How to Interpret Your Water Test Results

Our laboratory is accredited by INAB (Irish National Accreditation Board) Registration no 166T to ISO17025 for the test parameters below applicable to drinking water analysis. We can provide a range of testing services to meet your requirements from general water quality checks to full analysis to assess compliance with Drinking Water Regulations SI122, 2014.

 

Microbiological Analysis:

Microbiogical Analysis

 

Chemical Analysis:

chemical analysis

 

 

Explanation of Microbiological Tests

Total Coliforms/E. coli/Enterococci
Total Coliforms, E. coli and Enterococci are bacteriological terms. Coliforms are a group of bacteria with E. coli being one member of that group. The presence of E. coli or Enterococci in drinking water indicates that the supply has become contaminated with human or animal waste or that the disinfection system is not operating adequately.

All these should be absent from drinking water. Where they are present some stomach sickness may occur. Treatment should be undertaken to remove the bacteria and the water should be boiled for drinking purposes until then.

 

Explanation of Chemistry Tests

pH
pH is a measure of the intensity of the acidity/alkalinity of water on a scale of 0-14 with 7 being neutral. Low pH (<6.5) results may lead to corrosion of metal pipes and surfaces and a green/blue off colour on ceramic tiles and sinks.

Total Hardness
Hard water is water that has high minerals content (in contrast with “soft water”). Hard water is generally not harmful to one’s health. Levels below 60 ppm = soft water, 60-120 ppm = moderately hard,121 – 180 = hard water and above = >180ppm. Problems occur where the water is too hard and deposits on pipes leaving a white limescale. This can build up over time leading to appliances burning out and pipes being blocked.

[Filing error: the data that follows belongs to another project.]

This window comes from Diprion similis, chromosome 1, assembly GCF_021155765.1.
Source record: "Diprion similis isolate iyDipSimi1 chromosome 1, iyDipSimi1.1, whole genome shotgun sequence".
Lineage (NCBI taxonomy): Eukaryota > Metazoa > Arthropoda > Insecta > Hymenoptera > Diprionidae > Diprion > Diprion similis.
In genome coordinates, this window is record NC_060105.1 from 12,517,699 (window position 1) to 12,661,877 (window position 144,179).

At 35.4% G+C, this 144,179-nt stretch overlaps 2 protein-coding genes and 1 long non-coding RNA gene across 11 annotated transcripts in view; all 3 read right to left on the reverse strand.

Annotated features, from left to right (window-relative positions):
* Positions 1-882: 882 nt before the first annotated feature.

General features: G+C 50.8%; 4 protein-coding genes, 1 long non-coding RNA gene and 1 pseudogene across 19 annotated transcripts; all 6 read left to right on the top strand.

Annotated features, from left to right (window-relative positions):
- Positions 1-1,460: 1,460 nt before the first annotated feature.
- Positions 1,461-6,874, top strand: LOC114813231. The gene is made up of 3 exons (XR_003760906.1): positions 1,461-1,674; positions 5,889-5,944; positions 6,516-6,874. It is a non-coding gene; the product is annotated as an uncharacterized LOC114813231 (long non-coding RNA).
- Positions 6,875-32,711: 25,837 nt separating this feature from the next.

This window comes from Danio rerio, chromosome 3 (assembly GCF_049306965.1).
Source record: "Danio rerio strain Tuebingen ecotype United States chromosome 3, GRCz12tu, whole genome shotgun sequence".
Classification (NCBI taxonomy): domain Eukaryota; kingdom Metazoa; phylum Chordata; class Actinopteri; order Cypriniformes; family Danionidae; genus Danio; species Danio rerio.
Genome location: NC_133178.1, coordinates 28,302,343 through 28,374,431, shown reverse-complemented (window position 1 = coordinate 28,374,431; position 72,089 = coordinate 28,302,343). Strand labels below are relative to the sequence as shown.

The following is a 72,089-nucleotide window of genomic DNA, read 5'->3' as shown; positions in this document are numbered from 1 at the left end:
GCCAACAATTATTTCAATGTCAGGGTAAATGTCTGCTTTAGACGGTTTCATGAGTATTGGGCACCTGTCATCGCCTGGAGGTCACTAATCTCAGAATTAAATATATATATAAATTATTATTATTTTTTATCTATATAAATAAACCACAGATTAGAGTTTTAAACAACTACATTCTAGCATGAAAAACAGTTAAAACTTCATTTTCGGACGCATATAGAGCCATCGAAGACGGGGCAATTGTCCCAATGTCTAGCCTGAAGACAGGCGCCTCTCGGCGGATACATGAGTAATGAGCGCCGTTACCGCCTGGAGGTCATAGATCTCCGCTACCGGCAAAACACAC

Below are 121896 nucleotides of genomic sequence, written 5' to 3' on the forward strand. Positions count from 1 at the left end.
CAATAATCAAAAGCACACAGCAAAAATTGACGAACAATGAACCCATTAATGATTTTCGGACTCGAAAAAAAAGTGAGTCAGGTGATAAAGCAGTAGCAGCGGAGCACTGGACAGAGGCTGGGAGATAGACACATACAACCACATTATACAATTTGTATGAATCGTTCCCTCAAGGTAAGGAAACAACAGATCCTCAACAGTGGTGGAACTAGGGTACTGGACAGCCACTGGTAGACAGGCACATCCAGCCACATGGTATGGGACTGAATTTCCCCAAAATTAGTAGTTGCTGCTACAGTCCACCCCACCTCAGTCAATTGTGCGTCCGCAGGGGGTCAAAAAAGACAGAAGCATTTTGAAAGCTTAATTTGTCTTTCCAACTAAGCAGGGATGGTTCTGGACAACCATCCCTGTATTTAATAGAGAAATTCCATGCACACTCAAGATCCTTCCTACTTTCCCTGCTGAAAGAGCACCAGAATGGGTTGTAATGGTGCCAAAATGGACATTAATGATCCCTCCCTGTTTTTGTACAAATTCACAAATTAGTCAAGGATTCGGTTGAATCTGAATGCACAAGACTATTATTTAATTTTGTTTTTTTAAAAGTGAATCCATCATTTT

Nitrite/ Nitrates/ Ammonia
Nitrates/ Nitrites /Ammonia are founds in nature from many sources, primarily from fertilisers and effluents. For Nitrates where a child is taking water with levels above 50 mg/l for a prolonged period of time a condition known as ‘Blue baby syndrome’ may occur where the child is unable to carry enough blood around its body.

Iron
Iron is a metal widely found in rocks and soils. Water with iron may look clear at first, however upon exposure to air the iron is oxidized to form orange/red insoluble particles. Iron stains plumbing fixtures and laundry a light red/brown colour and causes undesirable tastes.

Manganese
Manganese is a metal widely found in rocks and soils. At levels exceeding 50 ug/l manganese stains plumbing fixtures and laundry a dark brown colour and causes undesirable tastes. Its presence in water may lead to microbial growths in the pipe system. Manganese is essentially nontoxic at levels normally found and only causes health problems at levels where there is a very undesirable taste.

Chlorides
They are usually associated with the salt content and the amount of dissolved minerals in water. The recommended limit for chlorides is 250 milligrams per litre (mg/1).

Conductivity
Conductivity in water is affected by the presence of inorganic dissolved solids such as chloride, nitrate, sulfate, and phosphate anions (ions that carry a negative charge) or sodium, magnesium, calcium, iron, and aluminum cations (ions that carry a positive charge).

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